IAAF roll back ‘crotch cams’ on blocks after athlete complaints
Some competitors say camera angles on running track starting blocks are intrusive
Two miniature cameras are build inside a starting block at the 100m start line at the Khalifa Stadium in Doha. Photo: Diego Azubel/EPA
With cameras in the starting blocks peering up the legs of athletes into their eyes, television viewers have been taken closer to the action than ever before at the world championships – and it is a little too close for some athletes.
“I’m not too keen about it because it’s kind of invading my private space in a sense,” said South Africa’s Akani Simbine, who finished fourth in the men’s 100m final. “Being in the blocks is one of the athlete’s sacred spaces and that’s the point where you just want to be alone and be free. You have a camera in your face and you don’t really want to have a camera in your face.”
Justin Gatlin, who won silver in the 100m, made his own preparations for the camera angle. “I made sure I had my lucky underwear on,” said the American.
For others, the perceived invasion of privacy was not a laughing matter. The backlash against the intrusive angles started as soon as athletes received images from the “crotch cams”.
“My friends told me the pictures weren’t very flattering,” said Britain’s Dina Asher-Smith, who made history on Wednesday when she won gold in the 200m.
An official complaint came from the German track and field federation. It led to the competition organizers rolling back the use of the cameras that were introduced in Doha as part of a push to attract new viewers. They’ve also introduced pre-race dimming of the lights and graphics being projected on the track, updates that have received a mixed reaction.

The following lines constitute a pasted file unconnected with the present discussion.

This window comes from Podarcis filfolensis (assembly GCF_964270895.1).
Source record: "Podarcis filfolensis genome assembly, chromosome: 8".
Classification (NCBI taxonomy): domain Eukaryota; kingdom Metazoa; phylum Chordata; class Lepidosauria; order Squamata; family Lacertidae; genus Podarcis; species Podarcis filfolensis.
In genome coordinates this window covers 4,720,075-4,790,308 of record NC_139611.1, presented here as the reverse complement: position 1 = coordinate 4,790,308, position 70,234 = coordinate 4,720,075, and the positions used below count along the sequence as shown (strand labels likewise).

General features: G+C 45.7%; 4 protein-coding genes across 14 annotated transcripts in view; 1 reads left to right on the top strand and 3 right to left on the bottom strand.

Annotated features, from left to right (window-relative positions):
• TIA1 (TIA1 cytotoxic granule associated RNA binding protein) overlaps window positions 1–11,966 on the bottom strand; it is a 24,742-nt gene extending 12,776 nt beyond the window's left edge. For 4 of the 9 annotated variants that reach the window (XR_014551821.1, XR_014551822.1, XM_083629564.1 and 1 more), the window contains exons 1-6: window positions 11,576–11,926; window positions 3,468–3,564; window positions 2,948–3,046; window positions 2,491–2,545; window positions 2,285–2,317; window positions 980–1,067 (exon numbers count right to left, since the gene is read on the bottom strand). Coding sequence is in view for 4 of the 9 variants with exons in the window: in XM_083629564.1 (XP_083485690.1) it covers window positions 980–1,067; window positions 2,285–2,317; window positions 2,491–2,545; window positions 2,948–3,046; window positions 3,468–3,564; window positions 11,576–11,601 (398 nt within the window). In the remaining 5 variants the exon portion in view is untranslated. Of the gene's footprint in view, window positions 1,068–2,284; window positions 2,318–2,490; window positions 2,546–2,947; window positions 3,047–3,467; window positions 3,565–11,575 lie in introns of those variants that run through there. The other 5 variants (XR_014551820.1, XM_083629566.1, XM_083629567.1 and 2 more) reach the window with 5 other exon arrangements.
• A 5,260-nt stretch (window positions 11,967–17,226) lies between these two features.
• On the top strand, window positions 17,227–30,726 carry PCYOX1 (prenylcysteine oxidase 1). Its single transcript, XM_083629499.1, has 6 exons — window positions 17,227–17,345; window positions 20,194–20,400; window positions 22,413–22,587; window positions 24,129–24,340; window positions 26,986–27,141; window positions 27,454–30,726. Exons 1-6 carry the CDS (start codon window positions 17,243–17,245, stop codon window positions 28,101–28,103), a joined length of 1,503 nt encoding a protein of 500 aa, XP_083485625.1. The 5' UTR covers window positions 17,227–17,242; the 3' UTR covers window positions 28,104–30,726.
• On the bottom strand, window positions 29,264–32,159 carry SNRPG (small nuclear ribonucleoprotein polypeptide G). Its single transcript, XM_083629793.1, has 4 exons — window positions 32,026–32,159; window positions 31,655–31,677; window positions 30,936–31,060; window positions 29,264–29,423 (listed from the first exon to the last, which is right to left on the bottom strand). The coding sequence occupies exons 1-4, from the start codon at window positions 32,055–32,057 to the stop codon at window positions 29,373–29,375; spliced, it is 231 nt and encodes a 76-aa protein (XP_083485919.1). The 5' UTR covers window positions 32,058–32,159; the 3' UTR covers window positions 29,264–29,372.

“We have noted some specific feedback about the block cameras and we have confirmed we have appropriate measures in place to protect athlete privacy during the process of selecting images for broadcast,” the IAAF said in a statement. “We also have strict editorial guidelines for what is broadcast and these have been observed since the beginning of the championships.”
The IAAF installed the two miniature cameras in the starting blocks to capture what it called the “explosion of energy” from athletes who were only previously seen from above or the side of their heads. Not all competitors objected to the unfamiliar angles.
“It’s pretty cool for the fan base they get to see us in the blocks,” said Canada’s Andre De Grasse, who won bronze in the 100m. “But you can’t get distracted by it. You’ve just got to focus on your race and not look too much toward the camera.”
The British sprinter Zharnel Hughes welcomed the IAAF innovating but not the execution of the technology.
“Sometimes you hear the camera inside the blocks,” he said. “It’s a cool feature but it’s a bit scary at the same time because it’s looking up your nose. You aren’t looking at it. You know it’s there because when you are set on your blocks you hear it.” – Guardian